I don’t usually get surprised at legal-writing CLEs. But I got surprised this morning.

For context, I was lucky enough to moderate a panel  at the VADA’s annual meeting this morning. Justice McCulloughJudge Carson, and Erin Ashwell sat on the panel, which addressed practical legal-writing tips. If you know these folks, then you know that they have varied and fascinating life experiences. We ignored them. Instead of talking about, say, growing up in Marseille (Justice McCullough) or spending summers in the Catskills as a California kid (Judge Carson) or writing novels (Erin), we focused on my idiosyncratic tics and obsessions. You’re welcome, VADA!


Continue Reading Legal Writing: Be Brief or Be Thorough?

The brief in opposition is one of the great underappreciated joys of Virginia appellate practice. It comes at the writ stage, when we’re just trying to convince the Supreme Court that it should/should not grant a petition for appeal. We’re not necessarily arguing the merits. Sometimes, the petitioner will not yet have hired specialist appellate counsel. Even when they do, some nominal appellate lawyers fail to appreciate this distinction.

Continue Reading Dead Man Walking

So we decided to send Jack to sleepover camp this year. You remember Jack, right?

Well, he’ a little older now. This is the first year that he’s eligible for camp, and he’s really been looking forward to it. We’ve been sending him letters every day, and we include the sports section from the local

 Lately, I’ve been binge listening to Scriptnotes, a podcast by John August and Craig Mazin about screenwriting and things that are interesting to screenwriters(TM). I’m not a screenwriter myself and, as it turns out, I’m not interested in many of the things that are interesting to screenwriters. (In my defense, that is a very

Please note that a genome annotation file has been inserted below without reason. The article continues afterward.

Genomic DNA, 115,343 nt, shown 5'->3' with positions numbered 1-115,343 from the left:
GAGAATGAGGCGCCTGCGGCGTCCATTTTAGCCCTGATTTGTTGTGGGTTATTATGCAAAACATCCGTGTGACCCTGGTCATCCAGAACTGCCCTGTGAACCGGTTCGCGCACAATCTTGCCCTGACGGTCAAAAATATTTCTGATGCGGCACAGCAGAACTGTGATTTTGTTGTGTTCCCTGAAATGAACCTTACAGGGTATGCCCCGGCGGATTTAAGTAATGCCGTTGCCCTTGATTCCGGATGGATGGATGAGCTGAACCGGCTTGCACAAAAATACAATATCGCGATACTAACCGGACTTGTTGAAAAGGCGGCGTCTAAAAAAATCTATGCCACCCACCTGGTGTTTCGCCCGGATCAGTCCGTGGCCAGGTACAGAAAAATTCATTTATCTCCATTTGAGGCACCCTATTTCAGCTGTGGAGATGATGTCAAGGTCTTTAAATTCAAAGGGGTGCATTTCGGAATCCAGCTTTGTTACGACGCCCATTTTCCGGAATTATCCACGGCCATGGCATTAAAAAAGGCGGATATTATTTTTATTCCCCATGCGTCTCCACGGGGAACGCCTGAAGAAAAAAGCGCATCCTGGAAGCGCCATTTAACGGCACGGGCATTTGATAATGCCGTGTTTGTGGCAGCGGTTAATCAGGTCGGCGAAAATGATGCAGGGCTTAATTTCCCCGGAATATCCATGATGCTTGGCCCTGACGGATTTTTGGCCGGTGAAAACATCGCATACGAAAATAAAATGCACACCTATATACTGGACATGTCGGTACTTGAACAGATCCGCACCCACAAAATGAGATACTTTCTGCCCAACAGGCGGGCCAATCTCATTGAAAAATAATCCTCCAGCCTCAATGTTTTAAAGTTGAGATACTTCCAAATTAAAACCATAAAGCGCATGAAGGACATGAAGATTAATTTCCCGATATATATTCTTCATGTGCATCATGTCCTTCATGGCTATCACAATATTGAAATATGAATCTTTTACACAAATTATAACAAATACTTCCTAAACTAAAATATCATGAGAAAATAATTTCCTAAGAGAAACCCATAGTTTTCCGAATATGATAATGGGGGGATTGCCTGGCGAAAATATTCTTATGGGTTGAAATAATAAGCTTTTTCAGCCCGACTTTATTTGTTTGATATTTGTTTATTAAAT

Lawyer

Getting paid to write is, at least for me, the best part of being a lawyer. But while I may be, strictly speaking, a “professional writer,” I’m very much aware of my shortcomings in that field. And I’ve got plenty, as illustrated by the fact that–not to put too fine a point on it–nobody

Longtime readers have suffered through my various thoughts, hangups, and neuroses about legal writing.

Prime among them is a frustration with the way lawyers confuse personal attacks with effective advocacy.

By way of example, I’m reading through the record in an appeal right now.

It has taken me less than 2 docket entries to get

One of the side benefits of my job is that every now and then, for reasons I can’t begin to understand, legal-writing books just show up in the mail. Sometimes they come to me, and sometimes they go to our librarian. Either way, I am compelled to drop everything I’m doing to read them immediately.